DUP: The only party that could give UKIP a run for its money

PUBLISHED: 10:10 12 June 2017 | UPDATED: 10:10 12 June 2017

DUP leader Arlene Foster (centre) with MP's

DUP leader Arlene Foster (centre) with MP's

The election result has made the Tories dependent on the DUP – the hardest of Hard Brexit parties. But the reality of Northern Irish politics may significantly soften the UK’s stance when it comes to talks with the EU

Founded by firebrand Protestant preacher, the late Ian Paisley, Northern Ireland’s Democratic Unionist Party (DUP) is the only party that could give UKIP a run for its money on the Hard Brexit stakes.

It is also a party that campaigned hard for Brexit in Britain – a country where it does not stand candidates – buying up advertising singing the praises of a British exit from the bloc, including ad £250,000 wrap on the Metro newspaper.

British electoral laws on foreign donations and transparency do not apply in Northern Ireland, primarily as a sop t`o republicans Sinn Féin who have traditionally received a lot of financial support from the US. In the case of the Brexit campaign, however, this meant that no-one is quite sure where the cash came from to run DUP’s impressive ad buying campaign.

There’s no doubting the party’s Brexit bona fides, but does that mean DUP influence will harden the Tory stance when it comes to negotiations with the EU? Despite the party’s hard line on Brexit, the reality of politics on the ground in Northern Ireland means that any arrangement involving the DUP will be more complex than it might at first appear.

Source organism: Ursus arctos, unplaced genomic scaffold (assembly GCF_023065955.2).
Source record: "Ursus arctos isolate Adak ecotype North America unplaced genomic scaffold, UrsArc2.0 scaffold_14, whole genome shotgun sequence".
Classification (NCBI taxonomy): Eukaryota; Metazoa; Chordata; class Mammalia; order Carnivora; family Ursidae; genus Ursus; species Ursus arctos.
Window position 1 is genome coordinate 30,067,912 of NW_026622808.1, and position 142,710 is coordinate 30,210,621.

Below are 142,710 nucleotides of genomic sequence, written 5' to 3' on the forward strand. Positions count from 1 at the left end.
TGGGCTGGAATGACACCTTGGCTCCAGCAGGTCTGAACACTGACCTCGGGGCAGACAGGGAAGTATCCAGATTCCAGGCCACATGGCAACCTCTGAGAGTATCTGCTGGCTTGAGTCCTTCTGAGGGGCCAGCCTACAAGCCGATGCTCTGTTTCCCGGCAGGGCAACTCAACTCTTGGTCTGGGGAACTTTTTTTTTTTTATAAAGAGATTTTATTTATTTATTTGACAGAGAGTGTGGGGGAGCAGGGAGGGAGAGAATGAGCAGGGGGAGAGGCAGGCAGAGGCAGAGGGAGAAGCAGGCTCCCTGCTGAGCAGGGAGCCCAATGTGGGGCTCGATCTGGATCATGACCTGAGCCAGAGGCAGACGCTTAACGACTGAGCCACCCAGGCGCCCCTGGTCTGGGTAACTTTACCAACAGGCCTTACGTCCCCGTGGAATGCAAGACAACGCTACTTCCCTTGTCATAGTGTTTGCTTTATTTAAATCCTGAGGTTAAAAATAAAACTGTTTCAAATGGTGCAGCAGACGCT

The party’s new found influence in Westminster isn’t without precedent. In the dog days of John Major’s Conservative government in the mid-1990s the then prime minister was forced into a ‘confidence and supply’ arrangement with the Ulster Unionist Party (UUP). The UUP barely exists anymore, having been outflanked by the DUP during the Northern Ireland peace process, which took a hardline – and at times anti-settlement – position.

The DUP’s natural ‘rejectionism’, however, is matched only by its game playing ability and a surprising tactical flexibility. Indeed, having vanquished the UUP for daring to talk to Sinn Féin, the DUP soon went into government with its old enemy.

Without a doubt, most Northern Irish unionists voted for Brexit – but not all did, and the majority of Irish nationalists voted Remain, seeing the EU as a vital link to the rest of Ireland. This reality will not change whatever the arrangement with the Tories.

While the DUP’s unionism is draped in the union flag, the party will have to be mindful of the fact that it does not enjoy uniform support in Northern Ireland, and that Irish nationalists are deeply unhappy about Brexit. The complex electoral arithmetic of Northern Ireland is as much the soup the DUP swims in as are its demonstrative, and occasionally bellicose, declarations of fealty to Britain.

Pragmatic issues will also come into play: no-one in Ireland can live with a hard border, and the party’s powerful rural wing has an interest in keeping the traffic flowing, whether it is tourists, relatives and friends, goods or livestock that is crossing the, at present, invisible frontier.

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